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Microsoft Taps War Chest
Plans to increase R&D spending and headcount; a shining marketing light among tech's doom and gloom; "a drop in the bucket," says analyst
Posted Jul 29, 2002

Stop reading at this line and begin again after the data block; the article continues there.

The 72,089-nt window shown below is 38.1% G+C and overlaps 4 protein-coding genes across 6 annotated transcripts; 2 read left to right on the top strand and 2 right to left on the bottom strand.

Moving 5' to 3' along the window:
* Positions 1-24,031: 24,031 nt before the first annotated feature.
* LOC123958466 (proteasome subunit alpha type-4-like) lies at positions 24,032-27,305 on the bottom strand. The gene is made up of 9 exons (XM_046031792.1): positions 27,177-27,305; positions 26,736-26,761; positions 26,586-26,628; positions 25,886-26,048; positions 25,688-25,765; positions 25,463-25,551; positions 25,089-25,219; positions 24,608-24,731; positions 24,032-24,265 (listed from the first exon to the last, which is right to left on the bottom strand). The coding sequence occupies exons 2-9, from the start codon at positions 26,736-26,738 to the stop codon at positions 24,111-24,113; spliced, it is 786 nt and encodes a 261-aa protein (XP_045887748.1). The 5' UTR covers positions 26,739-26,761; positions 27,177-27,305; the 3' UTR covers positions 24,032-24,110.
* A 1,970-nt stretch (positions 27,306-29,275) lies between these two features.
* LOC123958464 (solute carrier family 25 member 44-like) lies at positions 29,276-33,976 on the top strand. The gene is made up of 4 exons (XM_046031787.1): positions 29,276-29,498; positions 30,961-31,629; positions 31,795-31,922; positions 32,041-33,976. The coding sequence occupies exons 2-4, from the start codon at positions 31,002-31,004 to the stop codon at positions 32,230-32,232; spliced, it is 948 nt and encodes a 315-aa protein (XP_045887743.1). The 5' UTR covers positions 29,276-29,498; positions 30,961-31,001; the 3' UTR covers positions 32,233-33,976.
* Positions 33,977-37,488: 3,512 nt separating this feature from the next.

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Among the doom and gloom of layoffs and cost reductions plaguing the tech sector, Microsoft seized a giant marketing opportunity, announcing plans to pour $5.2 billion in research and development, an increase of 20 percent, and grow employee headcount by 10 percent this year. The news, which was publicized last week at Microsoft's annual meeting, lifted the software giant's shares by nearly 6 percent and brought cheers from industry watchers. This increased spending comes on the heels of solid earnings; Microsoft posted $7.25 billion in revenues for Q4, a 10 percent increase over the previous year. Clearly, it's a critical time for Microsoft as it carves a place in emerging markets such as CRM and Web services, while staying true to its Windows platform and related office applications. "Microsoft is at a point of inflection," says Mike Schiff, vice president of e-business and business intelligence at Current Analysis. "Microsoft has recognized that it has one battlefield, or platform, to play on and so they're trying to shore that up. It's a big maneuver. They're getting aggressive and equipping their troops." The marketing message also plays well to a crowd starved for some good news. "Microsoft is sending a message that future prospects are bright," says Neil MacDonald, vice president and research director at Gartner. As Microsoft tries to shake a predatory image culminating in a lawsuit with the Department of Justice, the announcement seems to be hitting all the right buttons. Says Schiff: "The marketing message is important, if not more important than the short-term evolution of the technology. Now lets see how fast they hire in the year." Keeping things in perspective, MacDonald, is quick to point out that Microsoft is tapping a giant war chest -- nearly $40 billion in cash reserves. The decision to increase headcount and research and development "is a drop in the bucket," he says. Tom Kaneshige also writes for Line56.com
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